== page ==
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WINNIPEG —; A man who lost all ten of his fingers crossing the border into Manitoba this winter has been granted the right to stay as a refugee.
Seidu Mohammed, who came to Winnipeg as an asylum seeker, has won his court case.
“I feel so excited and so happy that the decision I was hoping for has come true,” Mohammed said Thursday. “I was so happy and emotional that I got a chance to stay in this country for the rest of my life.”
WATCH: Seidu Mohammed speaks with Global News after finding out he’s won his case to stay in Canada
He was one of two men who crossed into Canada on Christmas Eve, in a minus thirty degree windchill. They were rescued by a Canadian truck driver who called 911.
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Mohammed lost all of his fingers and has been living in Winnipeg, waiting for news.
His immigration lawyer, Bashir Khan, said he received a decision by mail Wednesday afternoon.
“I called him into my office and I told him, you won. I gave him a big hug. He didn’t let go for nearly three or four minutes, it seemed like an eternity,” he said. “He kept saying ‘thank you, thank you’. He was in tears. He was over, over, overcome.”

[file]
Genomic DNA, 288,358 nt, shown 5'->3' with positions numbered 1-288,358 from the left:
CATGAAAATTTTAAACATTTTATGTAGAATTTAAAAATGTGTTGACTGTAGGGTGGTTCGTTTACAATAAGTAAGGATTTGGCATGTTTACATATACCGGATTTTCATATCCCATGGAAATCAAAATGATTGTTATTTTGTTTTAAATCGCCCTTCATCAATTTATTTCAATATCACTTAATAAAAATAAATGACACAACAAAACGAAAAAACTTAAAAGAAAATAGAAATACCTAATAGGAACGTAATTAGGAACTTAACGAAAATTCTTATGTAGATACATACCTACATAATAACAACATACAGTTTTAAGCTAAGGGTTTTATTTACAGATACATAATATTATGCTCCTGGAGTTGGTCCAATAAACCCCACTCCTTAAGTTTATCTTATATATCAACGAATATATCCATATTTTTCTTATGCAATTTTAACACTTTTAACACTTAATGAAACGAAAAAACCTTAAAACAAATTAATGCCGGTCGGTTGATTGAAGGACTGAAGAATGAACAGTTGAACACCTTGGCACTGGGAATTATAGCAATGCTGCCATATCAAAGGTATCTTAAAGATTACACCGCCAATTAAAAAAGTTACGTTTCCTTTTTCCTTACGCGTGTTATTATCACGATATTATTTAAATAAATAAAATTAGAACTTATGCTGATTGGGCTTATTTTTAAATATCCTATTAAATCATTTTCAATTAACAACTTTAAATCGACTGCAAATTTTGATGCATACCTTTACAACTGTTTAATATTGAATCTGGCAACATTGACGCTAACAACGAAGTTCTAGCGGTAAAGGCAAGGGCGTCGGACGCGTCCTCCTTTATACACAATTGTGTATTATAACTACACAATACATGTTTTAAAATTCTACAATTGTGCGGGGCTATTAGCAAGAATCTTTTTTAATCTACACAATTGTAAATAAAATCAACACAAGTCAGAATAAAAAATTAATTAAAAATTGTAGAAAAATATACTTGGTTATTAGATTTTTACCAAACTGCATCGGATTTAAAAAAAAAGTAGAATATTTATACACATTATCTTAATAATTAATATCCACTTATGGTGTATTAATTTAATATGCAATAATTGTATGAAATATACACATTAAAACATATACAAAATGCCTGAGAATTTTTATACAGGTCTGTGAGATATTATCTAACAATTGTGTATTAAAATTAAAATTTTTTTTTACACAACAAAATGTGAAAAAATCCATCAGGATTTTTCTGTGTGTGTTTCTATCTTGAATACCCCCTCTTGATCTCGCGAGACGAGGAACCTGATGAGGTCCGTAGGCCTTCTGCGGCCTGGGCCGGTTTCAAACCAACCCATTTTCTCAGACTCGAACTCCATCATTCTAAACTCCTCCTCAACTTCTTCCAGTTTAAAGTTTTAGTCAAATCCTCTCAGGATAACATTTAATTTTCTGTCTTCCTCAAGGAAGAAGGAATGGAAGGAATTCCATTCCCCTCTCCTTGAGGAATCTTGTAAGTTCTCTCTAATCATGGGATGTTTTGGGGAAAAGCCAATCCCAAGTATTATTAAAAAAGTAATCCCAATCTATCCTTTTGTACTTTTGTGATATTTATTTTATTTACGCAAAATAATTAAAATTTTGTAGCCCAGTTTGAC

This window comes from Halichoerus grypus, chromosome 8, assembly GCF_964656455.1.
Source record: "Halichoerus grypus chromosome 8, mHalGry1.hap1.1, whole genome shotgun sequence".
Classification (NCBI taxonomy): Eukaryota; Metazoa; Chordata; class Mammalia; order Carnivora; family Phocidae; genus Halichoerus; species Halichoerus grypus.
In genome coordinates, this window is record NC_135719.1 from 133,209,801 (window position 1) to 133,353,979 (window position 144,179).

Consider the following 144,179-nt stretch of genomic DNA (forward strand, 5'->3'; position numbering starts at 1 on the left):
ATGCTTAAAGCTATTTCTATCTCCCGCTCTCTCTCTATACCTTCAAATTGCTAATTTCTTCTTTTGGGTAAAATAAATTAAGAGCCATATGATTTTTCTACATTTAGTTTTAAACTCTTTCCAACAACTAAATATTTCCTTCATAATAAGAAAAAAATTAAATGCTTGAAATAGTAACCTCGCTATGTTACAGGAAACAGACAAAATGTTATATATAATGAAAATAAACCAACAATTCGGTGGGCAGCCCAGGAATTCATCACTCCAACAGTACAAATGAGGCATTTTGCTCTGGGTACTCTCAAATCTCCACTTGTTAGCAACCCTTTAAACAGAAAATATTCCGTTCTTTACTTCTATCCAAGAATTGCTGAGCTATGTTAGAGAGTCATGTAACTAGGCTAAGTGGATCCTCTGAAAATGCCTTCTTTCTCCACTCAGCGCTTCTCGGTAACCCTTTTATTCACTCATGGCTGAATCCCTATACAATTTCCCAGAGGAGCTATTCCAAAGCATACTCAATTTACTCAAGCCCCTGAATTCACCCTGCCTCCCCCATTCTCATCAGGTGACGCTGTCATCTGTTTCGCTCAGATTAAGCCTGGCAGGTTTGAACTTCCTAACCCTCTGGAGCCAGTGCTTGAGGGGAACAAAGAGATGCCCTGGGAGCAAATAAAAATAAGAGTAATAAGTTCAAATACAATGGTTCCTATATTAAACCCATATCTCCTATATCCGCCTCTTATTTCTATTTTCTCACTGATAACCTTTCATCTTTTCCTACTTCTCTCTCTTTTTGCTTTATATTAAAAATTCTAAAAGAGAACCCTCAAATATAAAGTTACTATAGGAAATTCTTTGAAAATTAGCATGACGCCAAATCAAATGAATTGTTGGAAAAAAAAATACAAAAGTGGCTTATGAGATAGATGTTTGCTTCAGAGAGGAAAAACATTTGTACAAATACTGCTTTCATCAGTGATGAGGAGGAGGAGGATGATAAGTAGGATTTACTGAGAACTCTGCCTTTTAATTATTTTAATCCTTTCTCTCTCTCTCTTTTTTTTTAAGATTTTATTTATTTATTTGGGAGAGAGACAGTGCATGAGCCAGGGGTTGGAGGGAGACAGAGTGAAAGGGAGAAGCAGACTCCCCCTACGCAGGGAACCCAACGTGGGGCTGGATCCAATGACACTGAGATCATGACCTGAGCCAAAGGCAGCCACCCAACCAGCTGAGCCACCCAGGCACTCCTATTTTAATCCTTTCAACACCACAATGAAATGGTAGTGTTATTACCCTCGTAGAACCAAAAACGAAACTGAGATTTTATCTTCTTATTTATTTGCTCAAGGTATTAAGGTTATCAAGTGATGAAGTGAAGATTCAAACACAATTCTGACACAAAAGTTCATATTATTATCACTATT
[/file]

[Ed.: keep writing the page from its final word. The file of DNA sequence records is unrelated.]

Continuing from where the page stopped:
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Khan said Mohammed had a “straightforward” case because of his sexuality. He is bisexual, which is a serious crime in his home country of Ghana.
“His profile is high enough, the fact that he has lost his hands, he stands apart and he stands out. If he were to go to Ghana, everybody would recognize him in Ghana,” said Khan. “His life is severely at risk.”
Mohammed said he plans to stay in Winnipeg and make it his new home.
“I’m happy I’m here now and I will do anything I can to contribute for this country,” Mohammed said. Once he’s recovered, he said he plans to play and coach soccer.
RELATED: Asylum seeker who lost fingers crossing border ‘very confident’ after first refugee hearing
“Seidu really is going to be a great contribution to Canadian society.”
The man Mohammed entered Canada with, Razak Iyal, is still awaiting the outcome of his case.
According to numbers from the federal government, 477 asylum seekers have crossed into Manitoba in 2017.